Captain’s Log: Stardate 2043.7

The gahden was under attack this week, first by aphids. I noticed 3 of the 6 tomato plants are not much bigger than when I put them in, so I went to take a closer look and saw all 6 plants were covered in aphids, those little bastards. Then I realized that this usually is the time when I send photos of evidence of various ailments and catastrophes affecting the plants along with panicked texts to my gardening friends. But, you know, there’s no (aphid) flies on me, as this year I remembered that no matter what I tell them, they usually recommend a soap solution insecticide. So I skipped the photos and the texting and when right to the internet for a recipe, because I still have a thing for avoiding stores. I blasted all the plants, although my friends usually tell me to not spray too much. I have not figured out the right amount, I just go by how annoyed I am by the aphids’ assuming and insulting presence.

As an afterthought, I checked the three flower boxes on the deck, and realized the petunias were also covered in the little beasties. What fresh hell is this? I’ve never had to babysit the flowers before. The impatiens and begonias were fine, but just to be on the safe side, I blasted all three window boxes. I gave the tomatoes a day of rest, but blasted the petunias the next day, when I discovered some of the beasties were dead, but many were not.

On the third day, kind of like god did in the bible, I checked the tomato plants and saw I had gotten nearly all the bastards. I picked off the survivors with glee, muttering curses  at them under my breath and then gave all the plants one more spray.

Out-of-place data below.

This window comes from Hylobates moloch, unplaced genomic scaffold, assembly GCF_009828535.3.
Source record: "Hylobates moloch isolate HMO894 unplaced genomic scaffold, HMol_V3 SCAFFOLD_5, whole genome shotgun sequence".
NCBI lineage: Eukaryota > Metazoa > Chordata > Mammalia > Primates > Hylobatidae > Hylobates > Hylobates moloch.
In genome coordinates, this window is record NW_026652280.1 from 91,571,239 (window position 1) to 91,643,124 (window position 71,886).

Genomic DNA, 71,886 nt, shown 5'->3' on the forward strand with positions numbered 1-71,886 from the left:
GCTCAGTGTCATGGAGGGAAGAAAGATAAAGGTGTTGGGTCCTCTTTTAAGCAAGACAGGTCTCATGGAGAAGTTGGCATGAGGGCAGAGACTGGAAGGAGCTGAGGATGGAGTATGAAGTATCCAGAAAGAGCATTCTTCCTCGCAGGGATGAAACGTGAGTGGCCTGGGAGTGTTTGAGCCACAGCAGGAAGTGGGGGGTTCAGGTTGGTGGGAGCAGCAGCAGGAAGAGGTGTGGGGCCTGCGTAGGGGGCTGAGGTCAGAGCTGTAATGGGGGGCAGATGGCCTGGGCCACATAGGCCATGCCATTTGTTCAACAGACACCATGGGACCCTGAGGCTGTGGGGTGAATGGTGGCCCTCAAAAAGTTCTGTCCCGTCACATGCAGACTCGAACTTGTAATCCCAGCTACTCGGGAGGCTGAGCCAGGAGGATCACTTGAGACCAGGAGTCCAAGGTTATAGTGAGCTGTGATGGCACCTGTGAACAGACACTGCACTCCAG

Fresh from victory, I then checked on the petunias. The aphids were delightfully stiff with death, but the leaves and some flowers were covered in tiny black specks. The amount seemed out of sync with the number of aphids originally, so I thought the two things probably weren’t connected.

And then, I spotted them.

Inch-long green worms, not only chomping away on my petunias, but  leaving behind all those specks — they had pooped without remorse all over my beautiful flowers. Flowers I have lovingly put in for bees, butterflies, and hummingbirds. Not that I have seen more than 2 bees, but still it’s only July, right? Absolutely no insolent pooping worms are allowed.

Taking matters into my own hands, I plucked each one I could find and threw them all with great delight two stories down to, I hope, an untimely death.

I checked the next day and found one lone baby worm snuggled in center of a budding petunia, until I plucked it out and sent him to his maker.

As Captain Kirk often likes to say, I’m on a peaceful mission, but I will use my weapons to defend my crew, er, plants, if necessary.

No one poops on my flowers and gets away with it.

 

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